When I wrote the book How to Help Your Dyslexic and Dyspraxic Child I interviewed parents and children and came to realise that dyspraxia could have an impact on the whole family. Matt was described by his mum as ‘an unhappy little boy. He did not make eye contact and his language problems got in the way of making friends. He was also chronically inflexible and had he most explosive tantrums if things didn’t work out as expected. This can be very humiliating when it happens in public.’
Dyspraxia also known as developmental coordination disorder (DCD) affects 5–6 per cent of children in the UK. In addition to motor skill problems, latest research shows that young children aged 7-10 with dyspraxia have poorer social skills than their peers, and 60 per cent of children find it hard to make friends and are less willing to play with their classmates.
‘Coordination and movement is absolutely fundamental to a child’s early development,’ Professor Hill explains. ‘We found that children that stood and walked independently sooner were rated as having better communication and daily living skills at ages 7-10. In fact, as soon as a child can raise their head independently and look around, or stand and attract adult attention, then they have far more opportunities to interact with the world and gain social skills. Children with DCD are generally slower to achieve these important early motor milestones or miss them completely – indeed 23 per cent of our sample never crawled at all. This delay may underpin many of their later social difficulties.’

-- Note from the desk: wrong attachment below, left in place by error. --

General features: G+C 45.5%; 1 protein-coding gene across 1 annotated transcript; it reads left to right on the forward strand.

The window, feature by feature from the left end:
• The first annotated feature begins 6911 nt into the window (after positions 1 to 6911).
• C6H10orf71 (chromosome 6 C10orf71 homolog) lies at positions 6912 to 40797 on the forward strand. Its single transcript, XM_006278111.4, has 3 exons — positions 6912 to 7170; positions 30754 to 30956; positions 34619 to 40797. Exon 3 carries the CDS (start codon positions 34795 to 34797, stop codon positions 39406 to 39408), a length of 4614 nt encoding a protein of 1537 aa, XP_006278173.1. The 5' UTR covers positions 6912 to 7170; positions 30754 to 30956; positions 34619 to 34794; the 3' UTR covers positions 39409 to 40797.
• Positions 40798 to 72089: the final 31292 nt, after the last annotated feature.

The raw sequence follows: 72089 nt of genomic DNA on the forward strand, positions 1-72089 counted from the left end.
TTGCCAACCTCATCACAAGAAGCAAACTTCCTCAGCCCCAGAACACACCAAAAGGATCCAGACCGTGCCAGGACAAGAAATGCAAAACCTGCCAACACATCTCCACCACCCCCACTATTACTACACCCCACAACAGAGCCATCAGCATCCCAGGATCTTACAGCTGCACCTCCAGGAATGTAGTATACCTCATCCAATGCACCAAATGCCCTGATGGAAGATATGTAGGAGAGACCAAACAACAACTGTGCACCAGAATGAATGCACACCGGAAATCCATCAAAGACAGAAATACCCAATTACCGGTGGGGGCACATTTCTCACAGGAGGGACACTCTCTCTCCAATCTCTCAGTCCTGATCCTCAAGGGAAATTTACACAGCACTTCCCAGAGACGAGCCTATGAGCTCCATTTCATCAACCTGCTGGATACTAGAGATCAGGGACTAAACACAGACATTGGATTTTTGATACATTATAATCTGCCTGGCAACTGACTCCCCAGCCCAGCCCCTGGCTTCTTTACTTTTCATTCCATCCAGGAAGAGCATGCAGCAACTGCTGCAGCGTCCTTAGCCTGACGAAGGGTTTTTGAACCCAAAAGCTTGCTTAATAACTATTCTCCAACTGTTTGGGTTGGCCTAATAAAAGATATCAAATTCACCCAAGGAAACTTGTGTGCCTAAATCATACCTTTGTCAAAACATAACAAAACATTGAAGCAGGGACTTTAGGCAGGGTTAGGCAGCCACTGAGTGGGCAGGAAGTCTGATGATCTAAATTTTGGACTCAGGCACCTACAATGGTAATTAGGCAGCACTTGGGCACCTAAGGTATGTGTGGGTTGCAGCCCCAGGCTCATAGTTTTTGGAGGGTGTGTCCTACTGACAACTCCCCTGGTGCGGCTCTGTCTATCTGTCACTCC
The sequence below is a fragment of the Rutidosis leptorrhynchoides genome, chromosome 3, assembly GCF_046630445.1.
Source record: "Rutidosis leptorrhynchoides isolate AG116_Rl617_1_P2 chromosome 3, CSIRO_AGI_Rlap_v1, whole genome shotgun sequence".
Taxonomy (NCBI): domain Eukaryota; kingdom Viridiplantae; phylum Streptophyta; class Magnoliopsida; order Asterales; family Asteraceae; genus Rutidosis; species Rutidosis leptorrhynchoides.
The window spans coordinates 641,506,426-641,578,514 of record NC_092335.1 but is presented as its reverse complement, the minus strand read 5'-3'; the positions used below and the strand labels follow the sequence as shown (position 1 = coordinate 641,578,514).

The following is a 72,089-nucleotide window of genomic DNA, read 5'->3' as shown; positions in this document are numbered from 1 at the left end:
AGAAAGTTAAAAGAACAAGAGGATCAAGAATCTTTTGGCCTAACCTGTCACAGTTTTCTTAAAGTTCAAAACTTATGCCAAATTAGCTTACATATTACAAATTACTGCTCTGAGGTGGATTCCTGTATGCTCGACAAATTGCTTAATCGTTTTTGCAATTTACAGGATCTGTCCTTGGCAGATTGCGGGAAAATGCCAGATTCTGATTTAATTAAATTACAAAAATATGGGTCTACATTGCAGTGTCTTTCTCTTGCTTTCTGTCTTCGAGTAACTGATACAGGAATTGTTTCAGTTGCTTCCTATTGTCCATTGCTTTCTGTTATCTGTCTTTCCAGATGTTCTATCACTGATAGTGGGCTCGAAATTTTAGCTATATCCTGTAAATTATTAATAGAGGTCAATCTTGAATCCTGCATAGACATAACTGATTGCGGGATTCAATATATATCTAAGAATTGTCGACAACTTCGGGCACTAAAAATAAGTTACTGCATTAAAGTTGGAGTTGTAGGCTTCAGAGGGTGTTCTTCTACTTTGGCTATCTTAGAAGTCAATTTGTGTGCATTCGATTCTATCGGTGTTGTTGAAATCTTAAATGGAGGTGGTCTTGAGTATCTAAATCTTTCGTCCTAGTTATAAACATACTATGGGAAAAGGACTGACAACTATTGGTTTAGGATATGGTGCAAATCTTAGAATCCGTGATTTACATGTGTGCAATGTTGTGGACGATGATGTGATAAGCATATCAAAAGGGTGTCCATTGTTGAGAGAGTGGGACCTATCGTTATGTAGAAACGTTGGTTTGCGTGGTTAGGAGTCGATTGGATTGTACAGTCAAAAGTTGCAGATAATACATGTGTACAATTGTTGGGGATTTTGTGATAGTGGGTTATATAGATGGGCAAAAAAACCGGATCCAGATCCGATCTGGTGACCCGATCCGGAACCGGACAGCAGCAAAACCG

Initial findings from a survey completed by primary school teachers across England also demonstrate that two-thirds of children with dyspraxia are more anxious, tearful, downhearted, nervous of new situations and less confident than their classmates but researchers believe that some teachers are not aware that poor motor skills may go hand in hand with poor social skills.
Teachers need to be vigilant especially in early years’ settings because the sooner the child receives help from an occupational therapist the sooner they can develop functional, transferable skills which will improve their self-esteem and help with their social interactions.
Professor Hill believes parents need to help children set targets: ‘Parental support could be targeted at identifying what is important to the child to achieve, breaking down the task into manageable chunks, and supporting skill development through short but regular practice sessions.’
The role of motor abilities in the development of typical and atypical social behaviour: a focus on children with developmental coordination disorder (DCD) and children with an autism spectrum disorder (ASD).
Research funded by The Leverhulme Trust. Principal Investigator: Prof Elisabeth Hill, Postdoc: Dr Emma Sumner.
I have agreed to give money to St John Ambulance once a year. It is a respected charity with a high public profile at sporting events, festivals and big community gatherings. But that is not why I have signed up.
They have a new campaign to help children in primary schools become life savers.
St John Ambulance believes that every young person should have the chance to learn vital lifesaving skills. Their research shows that seven out of 10 pupils wouldn’t know what to do if someone they knew was hurt. Children want to learn these new skills and parents are keen too. In fact, 95% of parents agree that these skills should be taught to secondary school pupils.